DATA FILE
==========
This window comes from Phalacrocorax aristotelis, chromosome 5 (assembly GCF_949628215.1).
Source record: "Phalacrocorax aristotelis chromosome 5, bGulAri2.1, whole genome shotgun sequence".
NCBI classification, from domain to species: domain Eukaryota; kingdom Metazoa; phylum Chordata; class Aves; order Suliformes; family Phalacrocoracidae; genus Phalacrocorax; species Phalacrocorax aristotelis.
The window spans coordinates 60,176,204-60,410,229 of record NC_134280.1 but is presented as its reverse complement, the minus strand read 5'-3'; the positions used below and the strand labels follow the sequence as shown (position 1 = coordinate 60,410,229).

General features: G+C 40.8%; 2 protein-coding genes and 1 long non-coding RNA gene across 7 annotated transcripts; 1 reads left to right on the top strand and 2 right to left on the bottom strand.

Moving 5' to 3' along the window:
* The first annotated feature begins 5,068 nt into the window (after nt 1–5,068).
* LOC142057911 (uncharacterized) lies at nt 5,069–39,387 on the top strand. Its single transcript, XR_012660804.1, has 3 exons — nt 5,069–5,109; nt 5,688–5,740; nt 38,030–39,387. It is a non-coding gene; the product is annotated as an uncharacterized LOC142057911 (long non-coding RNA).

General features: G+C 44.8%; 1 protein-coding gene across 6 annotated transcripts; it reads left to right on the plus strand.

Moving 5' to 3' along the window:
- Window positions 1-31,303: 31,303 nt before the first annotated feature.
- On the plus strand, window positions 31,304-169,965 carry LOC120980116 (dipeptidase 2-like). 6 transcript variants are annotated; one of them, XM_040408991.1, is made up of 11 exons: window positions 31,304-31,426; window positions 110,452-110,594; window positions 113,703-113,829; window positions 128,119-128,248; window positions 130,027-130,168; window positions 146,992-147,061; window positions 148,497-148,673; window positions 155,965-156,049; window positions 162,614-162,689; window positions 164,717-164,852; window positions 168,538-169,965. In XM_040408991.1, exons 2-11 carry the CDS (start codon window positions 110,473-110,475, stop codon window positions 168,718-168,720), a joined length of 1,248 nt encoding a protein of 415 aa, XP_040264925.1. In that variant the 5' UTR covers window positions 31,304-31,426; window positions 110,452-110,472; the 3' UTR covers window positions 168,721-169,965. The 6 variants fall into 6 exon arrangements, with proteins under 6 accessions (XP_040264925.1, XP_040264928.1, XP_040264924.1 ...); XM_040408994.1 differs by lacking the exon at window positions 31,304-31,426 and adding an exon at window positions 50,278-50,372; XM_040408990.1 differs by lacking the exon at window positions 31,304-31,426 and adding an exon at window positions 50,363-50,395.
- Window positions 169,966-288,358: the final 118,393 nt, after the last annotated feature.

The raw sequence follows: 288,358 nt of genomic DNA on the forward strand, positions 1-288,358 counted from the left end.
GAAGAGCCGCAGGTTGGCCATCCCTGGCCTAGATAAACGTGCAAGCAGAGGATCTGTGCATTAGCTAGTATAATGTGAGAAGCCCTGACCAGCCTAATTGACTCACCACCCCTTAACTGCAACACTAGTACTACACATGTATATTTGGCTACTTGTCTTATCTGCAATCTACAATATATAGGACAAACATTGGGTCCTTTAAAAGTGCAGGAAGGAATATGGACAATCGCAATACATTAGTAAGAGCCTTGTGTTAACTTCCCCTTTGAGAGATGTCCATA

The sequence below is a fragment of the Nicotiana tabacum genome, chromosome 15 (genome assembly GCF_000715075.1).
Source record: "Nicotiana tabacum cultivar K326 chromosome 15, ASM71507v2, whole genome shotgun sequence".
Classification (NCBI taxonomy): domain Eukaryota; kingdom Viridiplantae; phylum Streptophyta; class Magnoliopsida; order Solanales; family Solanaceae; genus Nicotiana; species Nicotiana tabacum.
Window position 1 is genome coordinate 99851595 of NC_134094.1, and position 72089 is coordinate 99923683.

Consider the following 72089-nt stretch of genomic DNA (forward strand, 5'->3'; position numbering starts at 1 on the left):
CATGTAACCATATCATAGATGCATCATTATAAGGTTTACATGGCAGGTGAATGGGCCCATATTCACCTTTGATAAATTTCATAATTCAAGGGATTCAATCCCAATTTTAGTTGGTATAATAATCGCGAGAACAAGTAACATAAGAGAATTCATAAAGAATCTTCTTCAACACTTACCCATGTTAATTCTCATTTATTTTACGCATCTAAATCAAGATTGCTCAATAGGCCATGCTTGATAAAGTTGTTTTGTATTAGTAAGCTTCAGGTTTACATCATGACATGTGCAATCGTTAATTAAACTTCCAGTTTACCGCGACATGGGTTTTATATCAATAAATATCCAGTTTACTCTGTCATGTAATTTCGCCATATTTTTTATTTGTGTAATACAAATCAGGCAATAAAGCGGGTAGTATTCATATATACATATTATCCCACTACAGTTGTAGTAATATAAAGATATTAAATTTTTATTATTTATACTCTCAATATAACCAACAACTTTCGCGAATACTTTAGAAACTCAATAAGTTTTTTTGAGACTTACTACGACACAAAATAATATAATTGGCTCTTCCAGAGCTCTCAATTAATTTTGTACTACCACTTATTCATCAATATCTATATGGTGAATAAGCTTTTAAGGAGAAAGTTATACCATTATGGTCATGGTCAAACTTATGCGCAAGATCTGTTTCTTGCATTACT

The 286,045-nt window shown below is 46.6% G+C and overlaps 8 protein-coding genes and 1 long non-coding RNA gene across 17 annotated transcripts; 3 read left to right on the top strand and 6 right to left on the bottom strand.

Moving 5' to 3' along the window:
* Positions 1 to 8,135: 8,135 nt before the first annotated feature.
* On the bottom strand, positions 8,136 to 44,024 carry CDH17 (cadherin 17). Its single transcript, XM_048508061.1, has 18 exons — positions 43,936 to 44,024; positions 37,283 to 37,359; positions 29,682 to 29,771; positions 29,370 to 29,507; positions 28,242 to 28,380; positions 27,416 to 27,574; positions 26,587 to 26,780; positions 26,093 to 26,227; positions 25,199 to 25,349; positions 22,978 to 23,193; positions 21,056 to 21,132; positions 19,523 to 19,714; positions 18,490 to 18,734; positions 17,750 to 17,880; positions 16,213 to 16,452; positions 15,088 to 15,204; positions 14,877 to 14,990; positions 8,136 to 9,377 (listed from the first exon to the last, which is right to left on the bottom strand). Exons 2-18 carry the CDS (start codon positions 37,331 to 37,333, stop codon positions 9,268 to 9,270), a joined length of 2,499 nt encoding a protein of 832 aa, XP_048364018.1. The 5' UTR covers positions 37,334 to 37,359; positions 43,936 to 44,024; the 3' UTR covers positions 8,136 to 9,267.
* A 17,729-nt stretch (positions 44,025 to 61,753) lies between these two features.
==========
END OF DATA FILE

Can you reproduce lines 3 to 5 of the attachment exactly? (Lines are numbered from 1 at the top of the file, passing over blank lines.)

NCBI classification, from domain to species: domain Eukaryota; kingdom Metazoa; phylum Chordata; class Aves; order Suliformes; family Phalacrocoracidae; genus Phalacrocorax; species Phalacrocorax aristotelis.
The window spans coordinates 60,176,204-60,410,229 of record NC_134280.1 but is presented as its reverse complement, the minus strand read 5'-3'; the positions used below and the strand labels follow the sequence as shown (position 1 = coordinate 60,410,229).

General features: G+C 40.8%; 2 protein-coding genes and 1 long non-coding RNA gene across 7 annotated transcripts; 1 reads left to right on the top strand and 2 right to left on the bottom strand.